Vivian Schenk, a first grader at Geiger Elementary School in Lewiston, points out a book in the vending machine Friday to Principal Cindy Gish. Children who do good deeds and acts of kindness are chosen each week to exchange tokens for new books. Andree Kehn/Sun Journal

LEWISTON — When a new girl joined Vivian Schenk’s first grade class at Geiger Elementary School, Schenk wondered if she could be her new best friend.

She brought her new classmate candy, a bracelet, a key chain and a note to welcome her to their class.

“She genuinely wanted to meet this new student and become friends with (her) and make (her) feel good,” first grade teacher Heather LeCompte said.

Earning a book from Geiger’s new vending machine was a small, unexpected reward for the 7-year-old’s small act of kindness.

Over the past few months, dozens of students like Schenk have earned vending machine tokens for being kind to others. The machine carries popular children’s books of varying reading levels.

Every Friday morning, school administrators look through the “Gator Glory” nominations submitted by staff and select 10 students they feel went above and beyond in their actions. The nominations are submitted by all school staff members, not just teachers.


“I think it’s an amazing program,” LeCompte said. “It’s a nice way to incorporate education and reading and literacy with rewarding kids for just doing good things.”

Students overwhelmingly said tokens should be awarded for good deeds, Principal Cindy Gish said. They also got to provide input on the book selection.

Donated by Lewiston Youth Activity Fund Bingo, the $4,500 machine is colorful, with bright flashing lights. Donna Spugnardi, a member of the group, said it’s just one of many donations the group has made to Lewiston schools in the past 20 years.

“There’s nothing better than a good book,” Spugnardi said. “If you can catch kids early and instill that love of reading, they’re going to continue to read.”

Schenk is no stranger to books. She reads two each day, one in the morning and one with her parents before bed.

She ultimately ended up choosing “Not a Box” by Antoinette Portis, a book about a rabbit using its imagination to play with a cardboard box.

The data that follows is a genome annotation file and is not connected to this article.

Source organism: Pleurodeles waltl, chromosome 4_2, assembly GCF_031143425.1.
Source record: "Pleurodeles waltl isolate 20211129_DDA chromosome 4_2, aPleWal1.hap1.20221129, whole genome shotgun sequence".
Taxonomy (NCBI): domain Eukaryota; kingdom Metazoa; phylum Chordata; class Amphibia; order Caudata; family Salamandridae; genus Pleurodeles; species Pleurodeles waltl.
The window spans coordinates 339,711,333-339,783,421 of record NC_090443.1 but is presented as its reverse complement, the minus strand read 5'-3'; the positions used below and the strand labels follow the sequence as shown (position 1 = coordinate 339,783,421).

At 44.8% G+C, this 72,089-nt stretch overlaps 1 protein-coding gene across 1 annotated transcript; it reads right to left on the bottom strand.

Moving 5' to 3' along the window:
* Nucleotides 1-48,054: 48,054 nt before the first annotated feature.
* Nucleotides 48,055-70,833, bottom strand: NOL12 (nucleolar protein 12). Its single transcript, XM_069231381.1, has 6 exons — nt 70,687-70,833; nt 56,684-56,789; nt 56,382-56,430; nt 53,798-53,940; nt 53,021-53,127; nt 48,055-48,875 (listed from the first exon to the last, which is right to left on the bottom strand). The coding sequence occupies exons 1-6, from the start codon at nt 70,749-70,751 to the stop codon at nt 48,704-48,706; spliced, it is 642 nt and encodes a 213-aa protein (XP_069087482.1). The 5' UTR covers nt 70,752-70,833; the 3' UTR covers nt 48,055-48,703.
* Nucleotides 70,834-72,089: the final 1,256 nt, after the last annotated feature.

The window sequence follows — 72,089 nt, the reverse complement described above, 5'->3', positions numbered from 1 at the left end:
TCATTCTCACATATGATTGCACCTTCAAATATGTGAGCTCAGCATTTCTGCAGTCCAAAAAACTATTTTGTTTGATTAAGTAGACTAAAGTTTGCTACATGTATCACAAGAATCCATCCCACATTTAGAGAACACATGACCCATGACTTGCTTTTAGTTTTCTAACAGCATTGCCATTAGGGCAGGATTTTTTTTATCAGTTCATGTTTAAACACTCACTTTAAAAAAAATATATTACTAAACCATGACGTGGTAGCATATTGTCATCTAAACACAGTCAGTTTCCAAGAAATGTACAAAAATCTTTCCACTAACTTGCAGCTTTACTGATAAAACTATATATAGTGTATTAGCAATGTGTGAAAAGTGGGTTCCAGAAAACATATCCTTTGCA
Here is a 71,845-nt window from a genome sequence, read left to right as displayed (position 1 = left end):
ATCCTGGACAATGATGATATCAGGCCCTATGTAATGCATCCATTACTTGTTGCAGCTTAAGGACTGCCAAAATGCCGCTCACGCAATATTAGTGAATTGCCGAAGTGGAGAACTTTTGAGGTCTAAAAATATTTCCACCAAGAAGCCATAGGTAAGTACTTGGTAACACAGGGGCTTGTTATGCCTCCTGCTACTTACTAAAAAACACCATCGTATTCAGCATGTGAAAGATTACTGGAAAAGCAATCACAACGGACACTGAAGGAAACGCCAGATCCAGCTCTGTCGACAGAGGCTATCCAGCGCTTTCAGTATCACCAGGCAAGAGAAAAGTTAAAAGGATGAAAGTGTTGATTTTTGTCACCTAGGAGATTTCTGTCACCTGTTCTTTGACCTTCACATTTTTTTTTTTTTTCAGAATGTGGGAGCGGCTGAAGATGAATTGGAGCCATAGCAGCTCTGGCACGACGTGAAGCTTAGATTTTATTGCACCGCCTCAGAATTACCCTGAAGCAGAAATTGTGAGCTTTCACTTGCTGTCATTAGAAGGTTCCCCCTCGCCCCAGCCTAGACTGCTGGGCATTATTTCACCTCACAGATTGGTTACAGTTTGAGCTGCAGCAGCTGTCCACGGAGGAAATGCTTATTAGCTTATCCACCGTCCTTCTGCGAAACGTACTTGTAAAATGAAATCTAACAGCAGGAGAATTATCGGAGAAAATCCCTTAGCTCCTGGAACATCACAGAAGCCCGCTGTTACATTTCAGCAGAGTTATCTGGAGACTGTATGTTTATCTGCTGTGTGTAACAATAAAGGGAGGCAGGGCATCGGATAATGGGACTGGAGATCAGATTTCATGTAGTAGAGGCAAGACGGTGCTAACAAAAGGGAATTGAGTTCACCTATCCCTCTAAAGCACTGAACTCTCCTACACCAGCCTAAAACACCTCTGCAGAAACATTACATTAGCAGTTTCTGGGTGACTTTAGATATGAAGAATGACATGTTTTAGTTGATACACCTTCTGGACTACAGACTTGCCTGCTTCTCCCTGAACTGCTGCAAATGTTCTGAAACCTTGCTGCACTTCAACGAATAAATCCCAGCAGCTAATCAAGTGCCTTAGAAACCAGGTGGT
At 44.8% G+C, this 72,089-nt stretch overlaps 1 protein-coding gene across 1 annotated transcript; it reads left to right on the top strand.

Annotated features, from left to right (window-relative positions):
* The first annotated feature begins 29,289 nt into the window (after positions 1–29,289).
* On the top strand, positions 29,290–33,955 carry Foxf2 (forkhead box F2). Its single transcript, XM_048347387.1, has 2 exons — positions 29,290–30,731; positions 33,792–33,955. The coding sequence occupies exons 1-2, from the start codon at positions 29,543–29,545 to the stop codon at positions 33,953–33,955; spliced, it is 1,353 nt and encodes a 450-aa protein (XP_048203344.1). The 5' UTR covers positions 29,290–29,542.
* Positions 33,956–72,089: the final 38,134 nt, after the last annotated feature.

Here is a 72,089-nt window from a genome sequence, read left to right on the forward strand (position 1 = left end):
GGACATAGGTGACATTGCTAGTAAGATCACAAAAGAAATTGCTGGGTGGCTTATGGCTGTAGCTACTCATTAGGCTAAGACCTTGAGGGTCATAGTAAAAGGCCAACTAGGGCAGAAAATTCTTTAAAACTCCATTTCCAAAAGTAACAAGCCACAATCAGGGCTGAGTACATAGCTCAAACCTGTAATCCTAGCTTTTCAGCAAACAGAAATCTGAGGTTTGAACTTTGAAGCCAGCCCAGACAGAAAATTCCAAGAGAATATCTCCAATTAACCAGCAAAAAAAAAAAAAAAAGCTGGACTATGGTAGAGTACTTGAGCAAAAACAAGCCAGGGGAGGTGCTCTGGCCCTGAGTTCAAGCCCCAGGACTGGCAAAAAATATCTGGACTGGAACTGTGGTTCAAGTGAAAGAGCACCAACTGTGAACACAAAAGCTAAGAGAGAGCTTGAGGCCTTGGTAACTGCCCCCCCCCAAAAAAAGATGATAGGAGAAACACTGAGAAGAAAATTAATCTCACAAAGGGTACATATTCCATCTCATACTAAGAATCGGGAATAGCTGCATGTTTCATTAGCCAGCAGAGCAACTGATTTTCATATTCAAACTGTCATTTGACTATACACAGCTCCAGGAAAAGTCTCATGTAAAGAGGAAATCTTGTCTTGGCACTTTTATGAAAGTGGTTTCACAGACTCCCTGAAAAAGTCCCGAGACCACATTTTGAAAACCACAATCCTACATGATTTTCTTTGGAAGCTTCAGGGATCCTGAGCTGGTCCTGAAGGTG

“I think that he has a good imagination,” Schenk said. “I think he doesn’t want to be wasteful.” The book encourages kids not to throw things out, she added.

Marcus Therialut, a sixth grader at Geiger, saved his token to use later in the school year.

“I am waiting for the newest ‘Dog Man’ book, ‘Mothering Heights,’” Theriault said. He has the previous books in the series at his house and has read them all.

“Dog Man,” an award-winning graphic novel by author Dav Pilkey, stars a dog headed police officer saving his beloved city with his friends. Theriault earned his token by “holding the door open to people just to be nice.” He also added that he thinks the book vending machine is good for students because “you can get free books that are good to read, and you also know to be kind.”

Fourth grader Khalayah Cabemgulele chose the book “Go Get ‘Em Tiger” by Sabrina Moyle. The book follows a tiger celebrating achievements and overcoming obstacles.

Cabemgulele, who invited a new student to go sledding with her during recess, said she “wanted to make the new student feel good.”

Other students who received tokens Friday morning were recognized for actions, including cleaning the classroom without being told, being polite to cafeteria staff every day and respectfully listening to a guest speaker.

“The world we live in right now, a lot of kind things are not often recognized,” Gish said. “It’s super important now to recognize those little things, so students know it doesn’t have to be this huge, big act that they do for someone.”

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